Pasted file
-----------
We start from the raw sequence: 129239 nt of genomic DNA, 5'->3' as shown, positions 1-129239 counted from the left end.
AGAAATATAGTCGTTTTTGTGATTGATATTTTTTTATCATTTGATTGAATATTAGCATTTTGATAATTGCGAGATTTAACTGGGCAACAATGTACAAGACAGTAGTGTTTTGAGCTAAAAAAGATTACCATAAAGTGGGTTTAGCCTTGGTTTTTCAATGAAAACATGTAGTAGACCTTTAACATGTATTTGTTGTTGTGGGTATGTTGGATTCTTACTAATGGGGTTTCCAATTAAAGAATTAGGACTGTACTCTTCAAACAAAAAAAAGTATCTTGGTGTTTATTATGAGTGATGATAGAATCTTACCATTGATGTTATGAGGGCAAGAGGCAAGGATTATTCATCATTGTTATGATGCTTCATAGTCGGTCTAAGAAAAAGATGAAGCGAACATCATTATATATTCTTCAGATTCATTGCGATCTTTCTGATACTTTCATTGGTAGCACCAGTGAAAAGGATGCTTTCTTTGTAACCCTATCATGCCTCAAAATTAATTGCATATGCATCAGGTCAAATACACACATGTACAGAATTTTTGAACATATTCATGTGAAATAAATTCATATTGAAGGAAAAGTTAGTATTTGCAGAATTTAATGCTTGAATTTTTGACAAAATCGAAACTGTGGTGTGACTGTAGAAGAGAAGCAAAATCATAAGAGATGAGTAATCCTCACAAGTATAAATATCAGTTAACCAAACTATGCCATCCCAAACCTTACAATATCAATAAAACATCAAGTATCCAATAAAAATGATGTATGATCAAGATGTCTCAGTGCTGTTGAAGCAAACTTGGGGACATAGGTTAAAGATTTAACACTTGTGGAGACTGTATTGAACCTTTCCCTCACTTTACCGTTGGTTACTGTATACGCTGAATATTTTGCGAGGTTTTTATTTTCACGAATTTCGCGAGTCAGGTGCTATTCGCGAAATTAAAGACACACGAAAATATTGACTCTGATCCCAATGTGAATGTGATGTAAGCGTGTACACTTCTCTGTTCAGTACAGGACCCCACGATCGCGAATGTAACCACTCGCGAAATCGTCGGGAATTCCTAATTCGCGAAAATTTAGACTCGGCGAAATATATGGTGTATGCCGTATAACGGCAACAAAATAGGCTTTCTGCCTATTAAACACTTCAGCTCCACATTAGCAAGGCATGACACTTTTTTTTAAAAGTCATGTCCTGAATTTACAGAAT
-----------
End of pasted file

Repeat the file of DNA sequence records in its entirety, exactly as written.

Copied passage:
We start from the raw sequence: 129239 nt of genomic DNA, 5'->3' as shown, positions 1-129239 counted from the left end.
AGAAATATAGTCGTTTTTGTGATTGATATTTTTTTATCATTTGATTGAATATTAGCATTTTGATAATTGCGAGATTTAACTGGGCAACAATGTACAAGACAGTAGTGTTTTGAGCTAAAAAAGATTACCATAAAGTGGGTTTAGCCTTGGTTTTTCAATGAAAACATGTAGTAGACCTTTAACATGTATTTGTTGTTGTGGGTATGTTGGATTCTTACTAATGGGGTTTCCAATTAAAGAATTAGGACTGTACTCTTCAAACAAAAAAAAGTATCTTGGTGTTTATTATGAGTGATGATAGAATCTTACCATTGATGTTATGAGGGCAAGAGGCAAGGATTATTCATCATTGTTATGATGCTTCATAGTCGGTCTAAGAAAAAGATGAAGCGAACATCATTATATATTCTTCAGATTCATTGCGATCTTTCTGATACTTTCATTGGTAGCACCAGTGAAAAGGATGCTTTCTTTGTAACCCTATCATGCCTCAAAATTAATTGCATATGCATCAGGTCAAATACACACATGTACAGAATTTTTGAACATATTCATGTGAAATAAATTCATATTGAAGGAAAAGTTAGTATTTGCAGAATTTAATGCTTGAATTTTTGACAAAATCGAAACTGTGGTGTGACTGTAGAAGAGAAGCAAAATCATAAGAGATGAGTAATCCTCACAAGTATAAATATCAGTTAACCAAACTATGCCATCCCAAACCTTACAATATCAATAAAACATCAAGTATCCAATAAAAATGATGTATGATCAAGATGTCTCAGTGCTGTTGAAGCAAACTTGGGGACATAGGTTAAAGATTTAACACTTGTGGAGACTGTATTGAACCTTTCCCTCACTTTACCGTTGGTTACTGTATACGCTGAATATTTTGCGAGGTTTTTATTTTCACGAATTTCGCGAGTCAGGTGCTATTCGCGAAATTAAAGACACACGAAAATATTGACTCTGATCCCAATGTGAATGTGATGTAAGCGTGTACACTTCTCTGTTCAGTACAGGACCCCACGATCGCGAATGTAACCACTCGCGAAATCGTCGGGAATTCCTAATTCGCGAAAATTTAGACTCGGCGAAATATATGGTGTATGCCGTATAACGGCAACAAAATAGGCTTTCTGCCTATTAAACACTTCAGCTCCACATTAGCAAGGCATGACACTTTTTTTTAAAAGTCATGTCCTGAATTTACAGAAT